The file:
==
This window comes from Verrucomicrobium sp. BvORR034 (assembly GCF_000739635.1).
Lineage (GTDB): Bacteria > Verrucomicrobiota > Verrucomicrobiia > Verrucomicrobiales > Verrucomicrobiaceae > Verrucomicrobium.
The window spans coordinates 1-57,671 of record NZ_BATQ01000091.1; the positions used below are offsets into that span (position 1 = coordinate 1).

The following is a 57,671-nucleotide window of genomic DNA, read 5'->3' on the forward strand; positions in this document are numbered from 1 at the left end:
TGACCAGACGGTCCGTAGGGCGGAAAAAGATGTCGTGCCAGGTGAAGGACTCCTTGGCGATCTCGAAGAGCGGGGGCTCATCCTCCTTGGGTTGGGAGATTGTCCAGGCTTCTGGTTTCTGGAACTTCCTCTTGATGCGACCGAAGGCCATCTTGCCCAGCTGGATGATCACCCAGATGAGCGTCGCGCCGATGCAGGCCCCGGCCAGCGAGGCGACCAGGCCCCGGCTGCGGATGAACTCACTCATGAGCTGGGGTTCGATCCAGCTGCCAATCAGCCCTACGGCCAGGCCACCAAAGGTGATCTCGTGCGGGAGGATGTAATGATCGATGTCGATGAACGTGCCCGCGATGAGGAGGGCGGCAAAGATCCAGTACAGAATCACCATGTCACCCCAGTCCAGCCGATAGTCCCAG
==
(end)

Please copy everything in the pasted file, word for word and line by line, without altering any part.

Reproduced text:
This window comes from Verrucomicrobium sp. BvORR034 (assembly GCF_000739635.1).
Lineage (GTDB): Bacteria > Verrucomicrobiota > Verrucomicrobiia > Verrucomicrobiales > Verrucomicrobiaceae > Verrucomicrobium.
The window spans coordinates 1-57,671 of record NZ_BATQ01000091.1; the positions used below are offsets into that span (position 1 = coordinate 1).

The following is a 57,671-nucleotide window of genomic DNA, read 5'->3' on the forward strand; positions in this document are numbered from 1 at the left end:
TGACCAGACGGTCCGTAGGGCGGAAAAAGATGTCGTGCCAGGTGAAGGACTCCTTGGCGATCTCGAAGAGCGGGGGCTCATCCTCCTTGGGTTGGGAGATTGTCCAGGCTTCTGGTTTCTGGAACTTCCTCTTGATGCGACCGAAGGCCATCTTGCCCAGCTGGATGATCACCCAGATGAGCGTCGCGCCGATGCAGGCCCCGGCCAGCGAGGCGACCAGGCCCCGGCTGCGGATGAACTCACTCATGAGCTGGGGTTCGATCCAGCTGCCAATCAGCCCTACGGCCAGGCCACCAAAGGTGATCTCGTGCGGGAGGATGTAATGATCGATGTCGATGAACGTGCCCGCGATGAGGAGGGCGGCAAAGATCCAGTACAGAATCACCATGTCACCCCAGTCCAGCCGATAGTCCCAG